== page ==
standard places no limitations on the use of first party data.</p>
 		  
-          <section class="informative" id="first-party-example">
+  <!---        <section class="informative" id="first-party-example">
             <h6>Examples</h6>
 
             <ol>
@@ -1296,7 +1392,7 @@
               profile, and may only retain and use information about that
               fact for a permitted operational use.</li>
             </ol>
-          </section>
+          </section> --->
         </section>
 
         <section id="frequency-capping">
@@ -1319,7 +1415,7 @@
             other permitted uses.
           </p>
 
-          <section class="informative" id="frequency-capping-example">
+  <!---        <section class="informative" id="frequency-capping-example">
             <h6>Examples</h6>
 
             <p>
@@ -1334,7 +1430,7 @@
               the user the ad for ExampleCars because the user has already
               seen the ad five times on other sites.
             </p>
-          </section>
+          </section> --->
         </section>
 
         <section id="financial-logging">
@@ -1364,14 +1460,14 @@
             identifiers) to uniquely count users who have DNT:1 enabled.
           </p>
 
-          <section class="informative" id="financial-logging-example">
+<!---          <section class="informative" id="financial-logging-example">
             <h6>Examples</h6>
 
             <p class="note">
               Add examples for display verification, click verification, CPA,
               quality measures
             </p>
-          </section>
+          </section> --->
         </section>
 
         <section id="security">
@@ -1390,14 +1486,14 @@
 		  question of whether "graduated response" should be in the normative text, or
 		  addressed through non-normative examples</p>
 
-          <section class="informative" id="security-example">
+<!---          <section class="informative" id="security-example">
             <h6>Examples</h6>
 
             <p class="note">
               Add examples with and without outsourced parties (J- not sure
               what this means)
             </p>
-          </section>
+          </section> --->
         </section>
 
         <section id="debugging">
@@ -1409,7 +1505,7 @@
             existing intended functionality.
           </p>
 
-          <section class="informative" id="debugging-discussion">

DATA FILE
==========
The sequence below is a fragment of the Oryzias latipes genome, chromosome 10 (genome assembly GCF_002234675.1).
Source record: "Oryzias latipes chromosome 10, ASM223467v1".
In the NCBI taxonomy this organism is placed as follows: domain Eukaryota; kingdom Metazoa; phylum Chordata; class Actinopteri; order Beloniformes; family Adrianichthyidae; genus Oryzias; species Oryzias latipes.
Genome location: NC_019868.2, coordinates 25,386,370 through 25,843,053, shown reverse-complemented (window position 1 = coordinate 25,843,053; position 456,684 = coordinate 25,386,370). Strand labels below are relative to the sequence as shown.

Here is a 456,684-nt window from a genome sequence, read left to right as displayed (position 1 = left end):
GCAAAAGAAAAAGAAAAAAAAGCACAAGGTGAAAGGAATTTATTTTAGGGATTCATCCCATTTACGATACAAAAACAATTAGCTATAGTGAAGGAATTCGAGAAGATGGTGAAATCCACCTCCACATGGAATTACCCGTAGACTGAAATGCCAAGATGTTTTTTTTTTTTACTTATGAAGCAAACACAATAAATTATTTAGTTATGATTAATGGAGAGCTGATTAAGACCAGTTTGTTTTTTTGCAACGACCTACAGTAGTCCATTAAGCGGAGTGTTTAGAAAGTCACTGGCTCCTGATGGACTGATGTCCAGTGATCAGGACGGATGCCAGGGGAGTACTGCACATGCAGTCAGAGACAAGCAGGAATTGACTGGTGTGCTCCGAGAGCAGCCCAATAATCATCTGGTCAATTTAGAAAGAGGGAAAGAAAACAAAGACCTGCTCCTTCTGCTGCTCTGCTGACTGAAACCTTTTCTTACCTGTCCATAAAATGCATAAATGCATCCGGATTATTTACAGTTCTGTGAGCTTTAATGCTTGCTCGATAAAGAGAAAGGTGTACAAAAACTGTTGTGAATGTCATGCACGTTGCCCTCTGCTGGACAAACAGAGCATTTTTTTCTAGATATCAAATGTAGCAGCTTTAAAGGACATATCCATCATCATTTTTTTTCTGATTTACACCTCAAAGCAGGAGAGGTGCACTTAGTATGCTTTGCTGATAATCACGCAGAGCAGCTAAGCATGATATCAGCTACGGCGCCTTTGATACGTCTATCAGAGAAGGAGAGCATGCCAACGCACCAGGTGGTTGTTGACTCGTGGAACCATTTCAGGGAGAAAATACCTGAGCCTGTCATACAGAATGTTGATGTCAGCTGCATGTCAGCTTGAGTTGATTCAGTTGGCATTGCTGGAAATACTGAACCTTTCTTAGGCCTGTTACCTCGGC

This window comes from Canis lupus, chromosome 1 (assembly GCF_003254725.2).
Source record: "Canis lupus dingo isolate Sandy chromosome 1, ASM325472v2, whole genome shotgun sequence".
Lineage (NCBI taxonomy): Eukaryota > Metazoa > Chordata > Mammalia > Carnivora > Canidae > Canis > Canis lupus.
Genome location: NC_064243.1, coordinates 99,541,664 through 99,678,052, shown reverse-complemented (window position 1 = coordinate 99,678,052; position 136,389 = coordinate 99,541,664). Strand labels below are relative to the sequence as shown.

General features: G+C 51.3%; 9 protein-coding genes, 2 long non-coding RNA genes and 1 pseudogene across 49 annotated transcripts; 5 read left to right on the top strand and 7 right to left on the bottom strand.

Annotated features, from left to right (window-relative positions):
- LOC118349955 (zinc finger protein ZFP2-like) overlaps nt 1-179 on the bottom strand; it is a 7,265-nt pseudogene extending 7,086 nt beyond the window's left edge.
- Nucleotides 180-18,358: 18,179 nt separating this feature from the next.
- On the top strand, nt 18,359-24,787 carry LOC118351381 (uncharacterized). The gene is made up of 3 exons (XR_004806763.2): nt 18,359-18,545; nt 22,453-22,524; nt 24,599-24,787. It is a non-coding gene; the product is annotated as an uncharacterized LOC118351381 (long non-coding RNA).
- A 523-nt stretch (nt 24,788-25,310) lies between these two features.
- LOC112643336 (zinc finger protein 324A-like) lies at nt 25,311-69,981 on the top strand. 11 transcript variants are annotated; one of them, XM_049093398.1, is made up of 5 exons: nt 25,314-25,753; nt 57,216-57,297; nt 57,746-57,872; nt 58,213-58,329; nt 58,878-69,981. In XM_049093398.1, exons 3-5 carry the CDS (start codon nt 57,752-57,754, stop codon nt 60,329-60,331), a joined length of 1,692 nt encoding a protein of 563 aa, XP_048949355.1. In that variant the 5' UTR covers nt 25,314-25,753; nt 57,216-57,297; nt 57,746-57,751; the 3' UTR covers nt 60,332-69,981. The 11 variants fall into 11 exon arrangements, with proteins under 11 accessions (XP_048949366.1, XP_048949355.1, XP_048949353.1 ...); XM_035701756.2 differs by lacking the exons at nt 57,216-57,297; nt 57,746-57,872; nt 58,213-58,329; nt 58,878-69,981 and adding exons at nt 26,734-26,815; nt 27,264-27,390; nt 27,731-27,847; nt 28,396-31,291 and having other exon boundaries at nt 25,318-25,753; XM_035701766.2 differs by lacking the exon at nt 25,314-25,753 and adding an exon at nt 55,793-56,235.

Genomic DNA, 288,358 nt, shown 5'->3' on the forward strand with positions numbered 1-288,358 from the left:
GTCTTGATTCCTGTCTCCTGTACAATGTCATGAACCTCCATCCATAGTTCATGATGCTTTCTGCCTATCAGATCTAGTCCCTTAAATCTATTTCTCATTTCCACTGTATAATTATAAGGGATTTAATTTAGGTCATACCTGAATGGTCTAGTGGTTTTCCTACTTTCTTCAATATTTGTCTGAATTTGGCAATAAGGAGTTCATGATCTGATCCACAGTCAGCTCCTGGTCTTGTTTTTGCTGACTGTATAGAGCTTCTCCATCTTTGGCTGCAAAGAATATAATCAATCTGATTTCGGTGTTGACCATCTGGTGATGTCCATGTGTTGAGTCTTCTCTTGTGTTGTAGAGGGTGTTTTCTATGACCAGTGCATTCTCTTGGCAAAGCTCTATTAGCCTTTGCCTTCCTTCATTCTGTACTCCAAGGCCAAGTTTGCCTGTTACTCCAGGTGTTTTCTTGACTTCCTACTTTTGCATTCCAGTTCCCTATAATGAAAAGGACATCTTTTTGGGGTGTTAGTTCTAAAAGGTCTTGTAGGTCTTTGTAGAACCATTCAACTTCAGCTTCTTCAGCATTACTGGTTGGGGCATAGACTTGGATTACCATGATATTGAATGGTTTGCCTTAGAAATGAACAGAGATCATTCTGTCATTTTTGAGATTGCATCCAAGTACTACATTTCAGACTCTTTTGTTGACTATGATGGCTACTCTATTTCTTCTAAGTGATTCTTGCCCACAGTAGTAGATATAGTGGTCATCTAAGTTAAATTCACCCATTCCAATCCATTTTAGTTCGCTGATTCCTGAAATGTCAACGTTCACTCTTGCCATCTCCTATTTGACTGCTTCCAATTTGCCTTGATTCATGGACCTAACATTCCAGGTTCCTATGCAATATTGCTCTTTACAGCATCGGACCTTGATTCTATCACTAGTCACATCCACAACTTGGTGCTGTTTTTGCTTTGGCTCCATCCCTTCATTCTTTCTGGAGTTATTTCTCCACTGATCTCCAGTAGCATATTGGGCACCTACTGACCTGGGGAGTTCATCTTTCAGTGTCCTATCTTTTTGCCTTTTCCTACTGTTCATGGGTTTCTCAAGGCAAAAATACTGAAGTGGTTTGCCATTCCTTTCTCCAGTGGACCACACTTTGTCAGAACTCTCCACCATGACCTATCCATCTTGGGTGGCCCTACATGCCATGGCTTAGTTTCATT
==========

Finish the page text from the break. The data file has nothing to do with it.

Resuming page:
+ <!---         <section class="informative" id="debugging-discussion">
             <h6>Discussion</h6>
 
             <p>
@@ -1436,10 +1532,9 @@
               particular set of variables resulted in a failure of expected
               functionality or presentation.
             </p>
-          </section>
+          </section> --->
         </section>
 
-        <p class="issue" data-number="25" title="Possible exception for research purposes"></p>
 <!--
 <p class="note">Add examples once we pick an option.</p>
 -->
@@ -1447,7 +1542,7 @@
         <section id="compliance">
           <h5>Compliance With Local Laws and Public Purposes</h5>
 
-          <p class="note">
+   <!---       <p class="note">
             The group has generally agreed that companies can collect and
             process data as required by local law despite the DNT:1 signal
             and still comply with this standard. We have also conceptually
@@ -1455,9 +1550,9 @@
             contractual requirements between companies to collect data as a
             "legally required" basis for the collection and use of data
             despite a DNT:1 signal.
-          </p>
+          </p> --->
           <p>
-            Regardless of DNT signal, information may be collected, retained
+            Regardless of DNT signal, information may be collected, retained, shared,
             and used for complying with local laws and public purposes, such
             as copyright protection and delivery of emergency services.
           </p>
@@ -1480,90 +1575,15 @@
 -->
       </section>
 
-    <section id="geolocation">
-      <h4>Geolocation compliance by a third party</h4>
-
-      <p class="note">
-        Unclear whether this section reflects group consensus.
-      </p>
-<!-- note - I moved this section because for some reason it was before
-            the permitted uses generally
-<p class="note">TODO: Get Ian’s suggestions from the mailing list and
-Ian/dwainberg’s review of this geolocation section</p>
--->

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Received on Monday, 4 February 2013 23:35:11 GMT